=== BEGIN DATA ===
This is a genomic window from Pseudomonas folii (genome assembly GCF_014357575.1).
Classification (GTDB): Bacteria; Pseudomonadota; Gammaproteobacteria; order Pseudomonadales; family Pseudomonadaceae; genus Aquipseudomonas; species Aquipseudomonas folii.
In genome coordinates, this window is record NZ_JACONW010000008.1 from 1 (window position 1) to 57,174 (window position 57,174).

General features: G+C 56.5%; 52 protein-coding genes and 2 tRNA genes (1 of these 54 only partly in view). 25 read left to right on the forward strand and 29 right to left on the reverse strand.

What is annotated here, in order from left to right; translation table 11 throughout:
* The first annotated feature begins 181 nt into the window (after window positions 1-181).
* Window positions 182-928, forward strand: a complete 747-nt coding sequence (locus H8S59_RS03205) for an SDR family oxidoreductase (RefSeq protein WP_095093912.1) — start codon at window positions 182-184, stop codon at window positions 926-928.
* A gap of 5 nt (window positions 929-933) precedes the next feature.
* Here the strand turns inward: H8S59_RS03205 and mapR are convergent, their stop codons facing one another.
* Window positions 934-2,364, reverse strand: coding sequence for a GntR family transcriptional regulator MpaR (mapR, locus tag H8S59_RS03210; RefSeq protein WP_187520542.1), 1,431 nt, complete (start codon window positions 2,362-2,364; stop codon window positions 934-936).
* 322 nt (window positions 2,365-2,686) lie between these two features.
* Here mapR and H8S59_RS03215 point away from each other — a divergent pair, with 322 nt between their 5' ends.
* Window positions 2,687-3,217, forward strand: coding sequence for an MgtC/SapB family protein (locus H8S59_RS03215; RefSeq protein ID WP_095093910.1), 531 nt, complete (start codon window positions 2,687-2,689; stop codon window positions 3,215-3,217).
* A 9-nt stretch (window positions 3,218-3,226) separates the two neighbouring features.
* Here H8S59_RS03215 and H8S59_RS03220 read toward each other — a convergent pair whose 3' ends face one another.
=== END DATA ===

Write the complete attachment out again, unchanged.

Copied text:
This is a genomic window from Pseudomonas folii (genome assembly GCF_014357575.1).
Classification (GTDB): Bacteria; Pseudomonadota; Gammaproteobacteria; order Pseudomonadales; family Pseudomonadaceae; genus Aquipseudomonas; species Aquipseudomonas folii.
In genome coordinates, this window is record NZ_JACONW010000008.1 from 1 (window position 1) to 57,174 (window position 57,174).

General features: G+C 56.5%; 52 protein-coding genes and 2 tRNA genes (1 of these 54 only partly in view). 25 read left to right on the forward strand and 29 right to left on the reverse strand.

What is annotated here, in order from left to right; translation table 11 throughout:
* The first annotated feature begins 181 nt into the window (after window positions 1-181).
* Window positions 182-928, forward strand: a complete 747-nt coding sequence (locus H8S59_RS03205) for an SDR family oxidoreductase (RefSeq protein WP_095093912.1) — start codon at window positions 182-184, stop codon at window positions 926-928.
* A gap of 5 nt (window positions 929-933) precedes the next feature.
* Here the strand turns inward: H8S59_RS03205 and mapR are convergent, their stop codons facing one another.
* Window positions 934-2,364, reverse strand: coding sequence for a GntR family transcriptional regulator MpaR (mapR, locus tag H8S59_RS03210; RefSeq protein WP_187520542.1), 1,431 nt, complete (start codon window positions 2,362-2,364; stop codon window positions 934-936).
* 322 nt (window positions 2,365-2,686) lie between these two features.
* Here mapR and H8S59_RS03215 point away from each other — a divergent pair, with 322 nt between their 5' ends.
* Window positions 2,687-3,217, forward strand: coding sequence for an MgtC/SapB family protein (locus H8S59_RS03215; RefSeq protein ID WP_095093910.1), 531 nt, complete (start codon window positions 2,687-2,689; stop codon window positions 3,215-3,217).
* A 9-nt stretch (window positions 3,218-3,226) separates the two neighbouring features.
* Here H8S59_RS03215 and H8S59_RS03220 read toward each other — a convergent pair whose 3' ends face one another.